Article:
“Today’s announcement starts the next chapter of the ‘data retention’ debate (#ozlog) which the Government should have backed away from,” Ludlam said in a statement. “This is the idea that all our personal data should be stored by service providers so that every move we make can be surveilled or recalled for later data mining. It is premised on the unjustified paranoia that all Australians are potential criminal suspects.”

    Ludlam highlighted the fact that the Australian public only knew about the data retention scheme plans ahead of time because of a “courageous” leak.

    That whistleblower understood that giving data retention powers to law enforcement and intelligence agencies undermines the very rights and liberties they are ostensibly empowered to protect,” Ludlam said. “Data retention as envisaged by this government will entrench enormous databases that can be mined for precise patterns of our movements, purchases, interests, friends and conversations. This interception, copying, recording and disclosure of our data is a means to retroactively police the whole population.”

    The Pirate Party’s opposition on this issue is somewhat predictable; the party notoriously jumps up and down whenever there is a civil liberties or privacy political issue with relation to the Internet which pops up. However, what is interesting about this situation is the changing dynamic of the players in the public discourse around Internet rights in Australia.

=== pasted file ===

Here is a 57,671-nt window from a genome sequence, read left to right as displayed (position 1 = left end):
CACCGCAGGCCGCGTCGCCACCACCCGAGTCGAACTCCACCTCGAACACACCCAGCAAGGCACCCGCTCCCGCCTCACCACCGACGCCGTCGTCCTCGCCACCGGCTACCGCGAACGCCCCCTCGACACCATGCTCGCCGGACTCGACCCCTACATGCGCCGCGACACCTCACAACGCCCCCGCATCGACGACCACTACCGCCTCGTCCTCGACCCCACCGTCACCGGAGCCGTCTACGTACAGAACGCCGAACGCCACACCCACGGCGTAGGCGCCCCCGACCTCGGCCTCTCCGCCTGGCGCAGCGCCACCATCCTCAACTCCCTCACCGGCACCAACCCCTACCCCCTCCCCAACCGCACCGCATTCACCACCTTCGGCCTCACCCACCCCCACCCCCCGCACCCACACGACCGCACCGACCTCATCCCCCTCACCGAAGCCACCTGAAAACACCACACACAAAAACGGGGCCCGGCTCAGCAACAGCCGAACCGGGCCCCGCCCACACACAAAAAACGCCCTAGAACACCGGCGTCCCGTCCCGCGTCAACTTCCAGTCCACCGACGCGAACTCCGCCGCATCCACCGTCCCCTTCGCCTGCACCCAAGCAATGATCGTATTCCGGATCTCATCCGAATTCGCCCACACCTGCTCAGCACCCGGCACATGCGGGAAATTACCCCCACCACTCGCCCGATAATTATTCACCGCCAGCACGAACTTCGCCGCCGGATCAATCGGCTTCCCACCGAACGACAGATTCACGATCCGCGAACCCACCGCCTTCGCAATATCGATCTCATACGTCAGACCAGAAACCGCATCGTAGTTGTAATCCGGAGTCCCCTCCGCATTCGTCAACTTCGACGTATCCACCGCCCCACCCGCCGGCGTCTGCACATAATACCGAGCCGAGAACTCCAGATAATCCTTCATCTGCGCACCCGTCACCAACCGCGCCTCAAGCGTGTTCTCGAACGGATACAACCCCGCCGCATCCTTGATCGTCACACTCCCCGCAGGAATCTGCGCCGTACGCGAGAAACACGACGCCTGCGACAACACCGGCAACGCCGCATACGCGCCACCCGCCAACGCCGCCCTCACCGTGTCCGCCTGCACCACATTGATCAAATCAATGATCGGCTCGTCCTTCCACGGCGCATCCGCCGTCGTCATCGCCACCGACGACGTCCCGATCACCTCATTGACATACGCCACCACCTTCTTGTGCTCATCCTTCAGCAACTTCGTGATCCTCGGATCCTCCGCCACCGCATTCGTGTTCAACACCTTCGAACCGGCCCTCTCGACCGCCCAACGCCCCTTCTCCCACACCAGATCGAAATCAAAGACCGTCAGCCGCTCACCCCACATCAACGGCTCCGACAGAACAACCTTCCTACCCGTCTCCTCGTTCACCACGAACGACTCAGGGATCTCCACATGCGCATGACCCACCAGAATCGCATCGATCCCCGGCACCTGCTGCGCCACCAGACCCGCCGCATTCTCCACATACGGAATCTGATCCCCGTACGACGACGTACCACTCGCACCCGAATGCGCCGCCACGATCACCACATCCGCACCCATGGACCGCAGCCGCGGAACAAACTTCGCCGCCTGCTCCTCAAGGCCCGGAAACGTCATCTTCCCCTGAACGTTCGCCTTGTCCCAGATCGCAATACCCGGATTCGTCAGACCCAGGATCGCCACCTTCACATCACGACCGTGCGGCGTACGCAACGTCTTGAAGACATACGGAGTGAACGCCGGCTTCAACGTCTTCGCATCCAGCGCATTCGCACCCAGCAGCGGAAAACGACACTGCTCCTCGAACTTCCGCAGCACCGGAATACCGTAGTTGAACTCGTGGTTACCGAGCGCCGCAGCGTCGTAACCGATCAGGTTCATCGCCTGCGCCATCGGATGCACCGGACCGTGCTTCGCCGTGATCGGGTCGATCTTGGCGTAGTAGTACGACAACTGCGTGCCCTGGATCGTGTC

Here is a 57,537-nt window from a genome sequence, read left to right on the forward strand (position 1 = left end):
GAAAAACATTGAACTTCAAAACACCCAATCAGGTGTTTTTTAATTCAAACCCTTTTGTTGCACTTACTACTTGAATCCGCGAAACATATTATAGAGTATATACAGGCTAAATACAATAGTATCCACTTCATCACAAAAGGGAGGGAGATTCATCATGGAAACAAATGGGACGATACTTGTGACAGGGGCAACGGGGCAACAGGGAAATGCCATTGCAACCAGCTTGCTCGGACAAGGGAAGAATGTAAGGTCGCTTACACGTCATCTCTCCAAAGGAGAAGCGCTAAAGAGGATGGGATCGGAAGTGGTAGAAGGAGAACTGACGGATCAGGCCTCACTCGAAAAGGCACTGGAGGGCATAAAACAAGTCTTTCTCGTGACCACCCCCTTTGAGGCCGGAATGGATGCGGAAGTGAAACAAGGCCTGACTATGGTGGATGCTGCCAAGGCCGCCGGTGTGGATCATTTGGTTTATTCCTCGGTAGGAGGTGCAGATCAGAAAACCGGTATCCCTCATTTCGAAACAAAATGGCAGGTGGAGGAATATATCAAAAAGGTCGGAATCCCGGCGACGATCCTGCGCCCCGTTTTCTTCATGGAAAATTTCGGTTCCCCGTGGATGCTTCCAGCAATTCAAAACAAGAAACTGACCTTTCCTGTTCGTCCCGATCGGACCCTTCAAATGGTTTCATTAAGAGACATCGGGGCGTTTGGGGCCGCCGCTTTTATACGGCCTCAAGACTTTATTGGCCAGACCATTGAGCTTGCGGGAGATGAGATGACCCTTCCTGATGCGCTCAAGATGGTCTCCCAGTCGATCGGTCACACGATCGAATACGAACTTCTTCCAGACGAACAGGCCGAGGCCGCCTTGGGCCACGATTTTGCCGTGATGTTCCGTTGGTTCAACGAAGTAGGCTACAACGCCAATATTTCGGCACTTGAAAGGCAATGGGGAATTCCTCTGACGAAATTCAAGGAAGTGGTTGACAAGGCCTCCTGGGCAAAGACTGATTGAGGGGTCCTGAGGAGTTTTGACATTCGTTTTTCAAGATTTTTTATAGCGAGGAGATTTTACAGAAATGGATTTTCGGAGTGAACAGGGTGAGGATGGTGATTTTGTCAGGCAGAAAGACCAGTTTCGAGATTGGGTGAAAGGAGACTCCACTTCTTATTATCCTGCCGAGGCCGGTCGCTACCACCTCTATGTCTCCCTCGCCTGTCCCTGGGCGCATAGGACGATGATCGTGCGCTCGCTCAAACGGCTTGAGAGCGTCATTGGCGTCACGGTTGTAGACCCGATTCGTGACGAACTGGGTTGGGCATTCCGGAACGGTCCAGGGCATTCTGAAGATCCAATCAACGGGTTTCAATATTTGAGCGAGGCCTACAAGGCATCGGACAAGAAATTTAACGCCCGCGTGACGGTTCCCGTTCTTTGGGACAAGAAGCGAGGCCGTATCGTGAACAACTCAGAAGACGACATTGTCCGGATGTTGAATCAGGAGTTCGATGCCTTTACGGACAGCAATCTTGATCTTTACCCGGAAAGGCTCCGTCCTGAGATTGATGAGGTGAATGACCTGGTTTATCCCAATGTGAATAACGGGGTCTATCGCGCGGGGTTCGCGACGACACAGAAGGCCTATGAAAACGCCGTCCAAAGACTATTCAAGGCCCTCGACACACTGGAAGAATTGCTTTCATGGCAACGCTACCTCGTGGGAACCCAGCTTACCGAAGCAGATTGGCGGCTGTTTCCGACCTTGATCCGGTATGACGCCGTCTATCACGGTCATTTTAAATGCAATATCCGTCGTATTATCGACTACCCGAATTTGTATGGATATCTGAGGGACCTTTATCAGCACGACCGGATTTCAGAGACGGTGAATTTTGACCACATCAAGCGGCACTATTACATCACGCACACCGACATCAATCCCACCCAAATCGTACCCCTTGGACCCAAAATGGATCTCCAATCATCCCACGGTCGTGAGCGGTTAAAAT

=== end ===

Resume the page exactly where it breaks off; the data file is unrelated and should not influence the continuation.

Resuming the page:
It used to be that if there was an issue of digital rights in Australia, that Electronic Frontiers Australia would instantly and loudly speak up on the issue. This was certainly the case regarding the Government’s controversial Internet filtering plans. However, over the past year the EFA has taken a bit of a backburner on these kinds of issues. Now, whenever these kinds of issues arise, it appears that it’s more the Greens and the Pirate Party Australia which are raising their voices on the issues of digital rights and privacy.

    I have somewhat mixed feelings about this fact.

    On the one hand, it’s fantastic to have the Greens, who have a strong, mainstream voter base, campaigning constantly for digital rights. And it’s also great to have a relative fringe group such as the Pirate Party (although, as we have noted previously, its policies are actually also pretty mainstream in 2012) active constantly on this front as well.

    But the EFA had always stood apart as somewhat of an independent organisation which reached out to all sides of politics on these kinds of issues, and sought to present essential truths about the nature of the Internet, without an overt political background (apart from its strong libertarian streak).

    Personally, I would like to see the EFA try to find its voice on these kinds of matters again over the next year. If the EFA loses its voice on digital rights permanently in Australia, especially the kinds of critical issues which the Attorney-General’s Department raised late last week, then the Australian conversation on such issues will be all the poorer.